No Offense? Professor Lederer Discusses Those Passive-Aggressive Sayings We Can Do Without
HOW STUFF WORKS -- Even if you don’t know someone’s specific reason for acting passive-aggressively, you can usually spot the behavior immediately, particularly when it plays out in speech. “In linguistics, being ‘passive-aggressive’ is related to a speaker’s semantic, syntactic and pragmatic choices,” says Jenny Lederer, Ph.D., assistant professor of linguistics at San Francisco State University. “A passive-aggressive speaker will often frame their commentary as polite, while actually conveying negative sentiment.”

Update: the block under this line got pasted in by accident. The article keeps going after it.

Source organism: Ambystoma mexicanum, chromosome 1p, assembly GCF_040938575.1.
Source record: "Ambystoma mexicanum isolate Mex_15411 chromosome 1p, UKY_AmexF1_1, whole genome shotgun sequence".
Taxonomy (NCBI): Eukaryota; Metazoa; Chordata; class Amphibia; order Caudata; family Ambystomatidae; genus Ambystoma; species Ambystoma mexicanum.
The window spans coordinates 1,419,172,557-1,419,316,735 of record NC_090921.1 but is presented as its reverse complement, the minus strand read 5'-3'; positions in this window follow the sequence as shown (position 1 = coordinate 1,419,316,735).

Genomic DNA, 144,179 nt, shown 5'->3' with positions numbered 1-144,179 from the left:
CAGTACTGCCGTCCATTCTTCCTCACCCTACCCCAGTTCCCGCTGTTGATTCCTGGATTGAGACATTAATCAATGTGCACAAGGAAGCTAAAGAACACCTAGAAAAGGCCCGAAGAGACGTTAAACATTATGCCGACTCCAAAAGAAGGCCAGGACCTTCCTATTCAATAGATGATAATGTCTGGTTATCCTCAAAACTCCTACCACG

“Not to sound racist, but ... .” No, nope, stop — literally anything you say after those words will sound racist. Prefacing offensive statements with qualifying language does nothing to soften the impact of the words. “Passive-aggressive discourse is a way of masking criticism, negativity and noncompliance by linguistically distancing ourselves from the slander or critique,” Lederer says. Spoiler alert: It doesn’t work.
Photo by Hannah Anderson